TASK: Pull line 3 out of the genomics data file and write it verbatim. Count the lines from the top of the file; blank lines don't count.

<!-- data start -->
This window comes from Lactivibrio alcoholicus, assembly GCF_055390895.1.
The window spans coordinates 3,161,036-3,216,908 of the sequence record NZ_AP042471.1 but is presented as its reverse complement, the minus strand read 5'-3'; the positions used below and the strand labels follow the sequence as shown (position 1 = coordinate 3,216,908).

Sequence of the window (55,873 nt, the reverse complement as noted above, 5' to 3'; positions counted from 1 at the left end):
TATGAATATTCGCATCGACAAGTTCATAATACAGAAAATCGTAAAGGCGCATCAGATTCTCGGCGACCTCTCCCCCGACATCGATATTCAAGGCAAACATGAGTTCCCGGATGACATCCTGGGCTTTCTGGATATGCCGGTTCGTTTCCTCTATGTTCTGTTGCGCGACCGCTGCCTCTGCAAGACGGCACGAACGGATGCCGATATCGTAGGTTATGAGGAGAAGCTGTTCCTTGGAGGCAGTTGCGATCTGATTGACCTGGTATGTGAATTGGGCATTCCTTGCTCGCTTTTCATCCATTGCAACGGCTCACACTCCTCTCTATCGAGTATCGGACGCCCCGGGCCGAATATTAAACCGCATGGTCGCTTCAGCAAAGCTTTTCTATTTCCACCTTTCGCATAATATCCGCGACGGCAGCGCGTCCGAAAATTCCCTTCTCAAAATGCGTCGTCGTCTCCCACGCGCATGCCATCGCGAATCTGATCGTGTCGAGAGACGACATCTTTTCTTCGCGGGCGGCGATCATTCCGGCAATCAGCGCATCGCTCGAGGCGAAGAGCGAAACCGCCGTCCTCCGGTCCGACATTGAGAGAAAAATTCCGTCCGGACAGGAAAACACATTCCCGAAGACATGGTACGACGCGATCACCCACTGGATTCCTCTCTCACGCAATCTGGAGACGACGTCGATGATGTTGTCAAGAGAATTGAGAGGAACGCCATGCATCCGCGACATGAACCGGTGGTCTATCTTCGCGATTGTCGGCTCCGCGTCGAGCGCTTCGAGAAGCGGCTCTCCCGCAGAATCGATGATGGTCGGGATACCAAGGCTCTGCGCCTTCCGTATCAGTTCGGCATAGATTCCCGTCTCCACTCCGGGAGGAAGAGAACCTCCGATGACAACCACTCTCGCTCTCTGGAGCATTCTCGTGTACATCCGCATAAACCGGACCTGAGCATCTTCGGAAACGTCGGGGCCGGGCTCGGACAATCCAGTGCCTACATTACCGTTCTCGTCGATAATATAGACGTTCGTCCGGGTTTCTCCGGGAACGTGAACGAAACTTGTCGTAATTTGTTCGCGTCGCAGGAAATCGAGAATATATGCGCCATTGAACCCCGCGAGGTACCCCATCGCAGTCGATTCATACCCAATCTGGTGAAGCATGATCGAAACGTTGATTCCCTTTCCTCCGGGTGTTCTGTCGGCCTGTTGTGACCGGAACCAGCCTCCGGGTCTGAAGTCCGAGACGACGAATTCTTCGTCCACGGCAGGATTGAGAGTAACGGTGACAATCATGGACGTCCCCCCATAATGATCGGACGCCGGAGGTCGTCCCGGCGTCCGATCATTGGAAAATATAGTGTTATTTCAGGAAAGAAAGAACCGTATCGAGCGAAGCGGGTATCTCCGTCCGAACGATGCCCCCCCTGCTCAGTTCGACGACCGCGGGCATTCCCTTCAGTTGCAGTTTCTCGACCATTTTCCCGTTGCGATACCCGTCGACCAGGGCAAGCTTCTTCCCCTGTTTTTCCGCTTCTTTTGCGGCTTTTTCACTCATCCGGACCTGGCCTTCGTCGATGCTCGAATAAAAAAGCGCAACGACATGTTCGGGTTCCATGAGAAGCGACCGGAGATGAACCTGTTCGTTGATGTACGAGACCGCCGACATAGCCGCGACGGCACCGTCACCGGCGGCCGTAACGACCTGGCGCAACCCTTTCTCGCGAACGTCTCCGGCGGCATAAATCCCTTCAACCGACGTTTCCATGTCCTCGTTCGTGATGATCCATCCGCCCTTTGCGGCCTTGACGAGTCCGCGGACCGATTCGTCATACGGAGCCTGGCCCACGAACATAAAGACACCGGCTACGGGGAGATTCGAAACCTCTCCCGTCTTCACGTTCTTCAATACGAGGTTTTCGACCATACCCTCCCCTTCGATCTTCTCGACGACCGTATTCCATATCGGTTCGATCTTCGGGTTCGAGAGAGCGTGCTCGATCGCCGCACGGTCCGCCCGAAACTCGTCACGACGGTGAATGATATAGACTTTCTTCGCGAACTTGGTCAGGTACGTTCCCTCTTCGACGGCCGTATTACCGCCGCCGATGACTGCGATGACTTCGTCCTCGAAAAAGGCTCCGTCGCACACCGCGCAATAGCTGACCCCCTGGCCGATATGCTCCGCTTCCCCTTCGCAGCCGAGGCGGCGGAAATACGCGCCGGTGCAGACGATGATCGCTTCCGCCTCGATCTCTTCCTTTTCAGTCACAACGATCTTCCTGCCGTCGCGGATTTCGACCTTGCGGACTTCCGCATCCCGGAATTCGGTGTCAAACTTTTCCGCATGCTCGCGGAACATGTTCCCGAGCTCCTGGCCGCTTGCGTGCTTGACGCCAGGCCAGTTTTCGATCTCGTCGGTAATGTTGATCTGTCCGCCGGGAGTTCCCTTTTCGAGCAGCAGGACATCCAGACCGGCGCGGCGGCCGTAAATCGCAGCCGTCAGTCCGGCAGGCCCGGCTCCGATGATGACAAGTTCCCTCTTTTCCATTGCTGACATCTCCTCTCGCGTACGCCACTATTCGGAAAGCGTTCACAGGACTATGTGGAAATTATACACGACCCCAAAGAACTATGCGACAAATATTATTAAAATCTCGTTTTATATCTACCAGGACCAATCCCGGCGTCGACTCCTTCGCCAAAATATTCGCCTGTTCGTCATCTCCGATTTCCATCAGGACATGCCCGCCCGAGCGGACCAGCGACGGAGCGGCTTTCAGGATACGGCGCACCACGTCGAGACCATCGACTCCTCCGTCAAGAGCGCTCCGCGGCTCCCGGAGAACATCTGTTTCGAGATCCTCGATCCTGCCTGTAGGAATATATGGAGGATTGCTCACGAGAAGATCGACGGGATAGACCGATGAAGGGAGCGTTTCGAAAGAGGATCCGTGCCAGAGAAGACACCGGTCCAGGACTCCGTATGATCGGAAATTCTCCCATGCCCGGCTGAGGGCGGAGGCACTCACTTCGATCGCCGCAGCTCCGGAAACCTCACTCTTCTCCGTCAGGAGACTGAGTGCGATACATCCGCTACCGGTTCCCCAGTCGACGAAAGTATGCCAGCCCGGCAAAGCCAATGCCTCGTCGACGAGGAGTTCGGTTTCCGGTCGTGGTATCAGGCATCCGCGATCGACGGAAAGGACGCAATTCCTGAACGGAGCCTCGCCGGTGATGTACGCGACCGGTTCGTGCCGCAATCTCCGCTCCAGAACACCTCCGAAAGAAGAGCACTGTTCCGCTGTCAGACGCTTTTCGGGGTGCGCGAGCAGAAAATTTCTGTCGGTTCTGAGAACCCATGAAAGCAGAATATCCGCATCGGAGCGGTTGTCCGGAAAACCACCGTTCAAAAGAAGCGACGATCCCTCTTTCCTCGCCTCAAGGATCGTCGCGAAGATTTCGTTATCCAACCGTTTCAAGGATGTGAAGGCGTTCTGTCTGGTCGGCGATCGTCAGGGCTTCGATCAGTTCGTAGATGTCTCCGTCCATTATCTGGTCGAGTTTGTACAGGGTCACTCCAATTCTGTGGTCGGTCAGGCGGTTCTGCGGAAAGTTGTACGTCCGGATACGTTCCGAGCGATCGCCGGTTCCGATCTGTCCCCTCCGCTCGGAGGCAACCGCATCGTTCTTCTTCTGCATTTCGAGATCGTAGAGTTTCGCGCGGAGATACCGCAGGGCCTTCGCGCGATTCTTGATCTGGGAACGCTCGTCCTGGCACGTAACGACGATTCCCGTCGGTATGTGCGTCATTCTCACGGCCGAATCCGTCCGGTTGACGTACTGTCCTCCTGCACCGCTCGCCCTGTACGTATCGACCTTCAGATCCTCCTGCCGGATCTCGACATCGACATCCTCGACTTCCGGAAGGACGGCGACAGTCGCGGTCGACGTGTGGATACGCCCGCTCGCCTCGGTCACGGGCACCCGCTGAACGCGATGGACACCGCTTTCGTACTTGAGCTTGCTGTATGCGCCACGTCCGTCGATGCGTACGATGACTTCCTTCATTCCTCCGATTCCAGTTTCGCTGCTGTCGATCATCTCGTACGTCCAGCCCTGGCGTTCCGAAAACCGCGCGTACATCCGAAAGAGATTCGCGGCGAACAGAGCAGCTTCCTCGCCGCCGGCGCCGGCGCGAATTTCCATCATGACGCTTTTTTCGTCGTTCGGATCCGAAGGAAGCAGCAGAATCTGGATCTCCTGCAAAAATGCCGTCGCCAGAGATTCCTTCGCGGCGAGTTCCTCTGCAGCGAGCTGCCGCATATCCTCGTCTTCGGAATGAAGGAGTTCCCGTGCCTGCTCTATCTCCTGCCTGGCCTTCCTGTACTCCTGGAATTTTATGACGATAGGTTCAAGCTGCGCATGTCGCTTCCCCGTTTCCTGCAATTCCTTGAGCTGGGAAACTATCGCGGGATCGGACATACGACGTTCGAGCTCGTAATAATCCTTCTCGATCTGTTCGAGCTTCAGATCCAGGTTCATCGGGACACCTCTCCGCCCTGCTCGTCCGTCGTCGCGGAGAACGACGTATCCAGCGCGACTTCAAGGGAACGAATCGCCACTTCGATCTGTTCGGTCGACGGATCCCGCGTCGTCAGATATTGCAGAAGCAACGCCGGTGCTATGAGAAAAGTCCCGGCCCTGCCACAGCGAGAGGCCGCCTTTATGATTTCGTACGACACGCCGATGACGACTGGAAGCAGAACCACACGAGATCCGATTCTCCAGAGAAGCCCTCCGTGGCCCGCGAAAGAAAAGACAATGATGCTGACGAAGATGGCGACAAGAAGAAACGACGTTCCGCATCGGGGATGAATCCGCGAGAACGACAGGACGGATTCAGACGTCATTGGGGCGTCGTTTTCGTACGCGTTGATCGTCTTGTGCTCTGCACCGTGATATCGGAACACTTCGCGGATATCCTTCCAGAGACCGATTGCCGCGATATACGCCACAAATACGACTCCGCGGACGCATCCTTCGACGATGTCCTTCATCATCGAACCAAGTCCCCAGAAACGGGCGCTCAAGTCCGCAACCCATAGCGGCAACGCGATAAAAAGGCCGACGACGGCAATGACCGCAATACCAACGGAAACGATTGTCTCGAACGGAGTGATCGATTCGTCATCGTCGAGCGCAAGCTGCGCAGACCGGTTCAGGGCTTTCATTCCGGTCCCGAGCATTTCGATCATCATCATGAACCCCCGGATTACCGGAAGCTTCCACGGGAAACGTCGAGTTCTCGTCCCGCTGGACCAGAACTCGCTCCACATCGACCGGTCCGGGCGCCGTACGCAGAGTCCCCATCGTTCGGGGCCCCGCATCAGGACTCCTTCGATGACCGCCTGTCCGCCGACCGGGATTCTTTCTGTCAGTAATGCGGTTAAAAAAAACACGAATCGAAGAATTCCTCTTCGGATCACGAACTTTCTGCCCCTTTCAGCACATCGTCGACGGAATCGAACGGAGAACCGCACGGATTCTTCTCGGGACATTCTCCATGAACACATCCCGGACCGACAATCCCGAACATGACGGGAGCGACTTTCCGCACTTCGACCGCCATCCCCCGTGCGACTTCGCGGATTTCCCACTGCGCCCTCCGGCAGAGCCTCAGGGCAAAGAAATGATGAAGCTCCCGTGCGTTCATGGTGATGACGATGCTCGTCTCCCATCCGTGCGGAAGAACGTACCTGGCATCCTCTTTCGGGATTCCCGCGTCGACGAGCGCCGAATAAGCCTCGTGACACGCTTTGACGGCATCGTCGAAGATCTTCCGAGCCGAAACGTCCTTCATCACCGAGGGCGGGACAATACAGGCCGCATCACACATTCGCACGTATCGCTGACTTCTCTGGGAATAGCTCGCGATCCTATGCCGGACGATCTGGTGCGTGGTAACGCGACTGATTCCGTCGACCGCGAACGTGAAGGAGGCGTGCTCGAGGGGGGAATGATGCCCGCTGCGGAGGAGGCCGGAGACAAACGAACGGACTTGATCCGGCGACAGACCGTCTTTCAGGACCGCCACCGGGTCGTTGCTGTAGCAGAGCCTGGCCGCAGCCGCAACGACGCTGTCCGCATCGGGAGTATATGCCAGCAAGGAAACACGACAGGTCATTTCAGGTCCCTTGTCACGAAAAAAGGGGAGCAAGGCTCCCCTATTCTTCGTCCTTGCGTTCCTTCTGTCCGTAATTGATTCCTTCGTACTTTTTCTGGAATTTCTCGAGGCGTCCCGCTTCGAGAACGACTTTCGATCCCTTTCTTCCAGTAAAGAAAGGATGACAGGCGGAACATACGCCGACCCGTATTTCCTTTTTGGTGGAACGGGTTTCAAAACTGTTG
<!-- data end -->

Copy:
Sequence of the window (55,873 nt, the reverse complement as noted above, 5' to 3'; positions counted from 1 at the left end):